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  1. #1
    Join Date
    Mar 2010
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    Achieving a painterly style digitally?


    I'm interested in achieving a similar painting style to the one in the attached image. I assume this involves various types of brushes. Is this effect easy to achieve in photoshop? Or is Painter required? If I can use PS what sort of brushes should I be looking for? Or how should I be making them?

    Thanks for your time,


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  4. #2
    Join Date
    Jul 2009
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    It is less about brushes and more about just painting. You could do almost all of that with just a basic round brush. But there is a brush sharing thread in the PS forums (I think) if you want to find some things to play around with.

    Brushes are fun, but they can't replace the ability to paint and understanding about light, atmosphere, perspective, or color
    Studio Fawn *smiley face*

  5. #3
    Join Date
    Jan 2003
    Seattle, WA
    Thanked 1,344 Times in 473 Posts
    The answer to your question is something you largely have to discover yourself with your own experience and experimentation.

    I've been using photoshop as my primary medium for about 11 years now and only in the last 2-3 did I start to really get that "painted" look. If you want a quick fix, buy Artrage (like 25 bucks) or Painter (more, obviously) and use them in conjunction with Photoshop...that's the best advice I can give.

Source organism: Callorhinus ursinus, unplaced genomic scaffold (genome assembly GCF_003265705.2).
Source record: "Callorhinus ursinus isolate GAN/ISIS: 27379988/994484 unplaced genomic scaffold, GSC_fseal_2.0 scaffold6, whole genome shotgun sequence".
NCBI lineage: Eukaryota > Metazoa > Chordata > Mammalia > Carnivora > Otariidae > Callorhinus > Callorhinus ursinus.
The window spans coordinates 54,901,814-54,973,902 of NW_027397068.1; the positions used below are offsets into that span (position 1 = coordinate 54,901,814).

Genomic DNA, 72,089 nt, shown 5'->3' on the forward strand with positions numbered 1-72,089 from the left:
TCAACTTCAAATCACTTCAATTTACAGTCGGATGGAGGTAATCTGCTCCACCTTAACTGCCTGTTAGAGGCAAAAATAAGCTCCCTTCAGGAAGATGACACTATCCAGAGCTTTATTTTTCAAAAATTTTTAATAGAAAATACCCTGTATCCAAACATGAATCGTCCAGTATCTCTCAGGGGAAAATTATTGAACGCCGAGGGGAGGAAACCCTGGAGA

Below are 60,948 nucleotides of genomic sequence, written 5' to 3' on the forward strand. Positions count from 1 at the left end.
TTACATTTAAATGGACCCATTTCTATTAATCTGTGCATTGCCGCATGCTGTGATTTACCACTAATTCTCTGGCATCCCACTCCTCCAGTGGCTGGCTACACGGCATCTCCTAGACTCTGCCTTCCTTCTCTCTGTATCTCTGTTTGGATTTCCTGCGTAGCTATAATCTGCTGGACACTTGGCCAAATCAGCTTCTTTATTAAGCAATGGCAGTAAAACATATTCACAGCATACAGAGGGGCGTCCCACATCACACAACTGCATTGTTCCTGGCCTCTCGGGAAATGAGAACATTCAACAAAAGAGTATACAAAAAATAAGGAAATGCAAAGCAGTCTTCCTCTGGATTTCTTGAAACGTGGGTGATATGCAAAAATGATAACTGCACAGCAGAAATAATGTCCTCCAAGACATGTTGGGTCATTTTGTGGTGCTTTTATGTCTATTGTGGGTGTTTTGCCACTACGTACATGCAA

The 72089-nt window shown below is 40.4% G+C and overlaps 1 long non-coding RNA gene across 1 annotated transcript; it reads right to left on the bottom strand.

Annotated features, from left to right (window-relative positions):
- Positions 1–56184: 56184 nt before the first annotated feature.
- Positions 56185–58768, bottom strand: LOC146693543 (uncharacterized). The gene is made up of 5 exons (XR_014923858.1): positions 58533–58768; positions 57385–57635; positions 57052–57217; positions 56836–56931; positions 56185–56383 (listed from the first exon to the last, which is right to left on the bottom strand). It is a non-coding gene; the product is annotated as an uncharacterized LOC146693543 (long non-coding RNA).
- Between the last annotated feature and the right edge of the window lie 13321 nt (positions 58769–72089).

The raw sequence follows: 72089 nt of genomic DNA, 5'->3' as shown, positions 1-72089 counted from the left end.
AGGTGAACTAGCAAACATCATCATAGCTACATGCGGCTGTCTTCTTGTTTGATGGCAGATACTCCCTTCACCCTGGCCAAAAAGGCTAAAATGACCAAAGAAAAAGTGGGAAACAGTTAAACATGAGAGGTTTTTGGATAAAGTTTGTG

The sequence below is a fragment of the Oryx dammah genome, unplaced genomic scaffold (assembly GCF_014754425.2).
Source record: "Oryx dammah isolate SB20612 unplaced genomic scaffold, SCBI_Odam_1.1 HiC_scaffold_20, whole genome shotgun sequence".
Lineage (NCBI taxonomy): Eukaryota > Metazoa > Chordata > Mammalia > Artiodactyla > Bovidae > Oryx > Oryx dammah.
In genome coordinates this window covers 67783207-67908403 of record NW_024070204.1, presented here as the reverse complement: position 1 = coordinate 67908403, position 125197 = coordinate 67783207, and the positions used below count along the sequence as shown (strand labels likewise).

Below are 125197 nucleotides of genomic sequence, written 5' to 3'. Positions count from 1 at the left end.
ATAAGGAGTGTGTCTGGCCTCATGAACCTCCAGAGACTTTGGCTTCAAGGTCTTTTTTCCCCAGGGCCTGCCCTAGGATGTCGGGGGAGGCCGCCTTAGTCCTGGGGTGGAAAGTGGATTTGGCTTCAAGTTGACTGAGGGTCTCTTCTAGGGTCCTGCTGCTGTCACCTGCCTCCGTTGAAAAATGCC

6. #4
    Join Date
    Feb 2009
    Thanked 288 Times in 210 Posts
    Getting that 'painterly' texture is mostly about not making everything perfectly smooth/blended, from what I've gathered in tutorials and experimentation on my own. Most people tend to want to render everything totally smooth (especially areas of skins and fabrics), but seeing those brush strokes is what gives you that texture you're looking for. You can have things look smooth, just try not to make it look like a seamless blend. It's not about what brush you're using, really, it's about how you're using it.

    Most of the really good guys do use some texture brushes for quick areas of detail, but they generally use either the basic PS brushes, or they've got slightly modified versions of the PS brushes that they use as their main brushes.

  7. #5
    Join Date
    Nov 2008
    A bunch of different places.
    Thanked 509 Times in 230 Posts
    Quote Originally Posted by polypixel View Post
    Is this effect easy to achieve in photoshop?
    What you're looking at is not an "effect" so much, at least I'd be particularly weary about using that term with digital mediums. What you're looking at is simply a result, not some sort of special effect or simple trade secret. It's the result of work, marks on a surface on top of previous marks. It's just the result of the workflow, of time spent. That look isn't an afterthought, it's in the making from the very beginning. Some of that texture you're seeing and wondering how it got there? Some of it's starting brushstrokes done early on, then some others that wound up there an hour later, etc.

    Brushes can perhaps help, but as has been said, you could achieve similar results with a basic round brush. It's just work on top of work, building up, and what you get is that end result..."effect". It doesn't happen in minutes, but that's part of the beauty of it.

    Different artists have different "painterly" styles of looks to their work because different artists have different workflows and methods. Keep working hard, and discover your own.

  8. #6
    Join Date
    Oct 2008
    Thanked 774 Times in 261 Posts
    There's nothing in that picture that you couldn't get with the hard and soft round brushes in Photoshop. Looking at it, it looks like the artist worked primarily with a soft brush, and then layed some hard edges down with a hard brush at full opacity, giving it that "painterly" quality. You wouldn't need any special software or custom brushes to duplicate the effect.

  9. #7
    Join Date
    Feb 2006
    Thanked 700 Times in 293 Posts
    You might find this thread from a couple days ago relevant:

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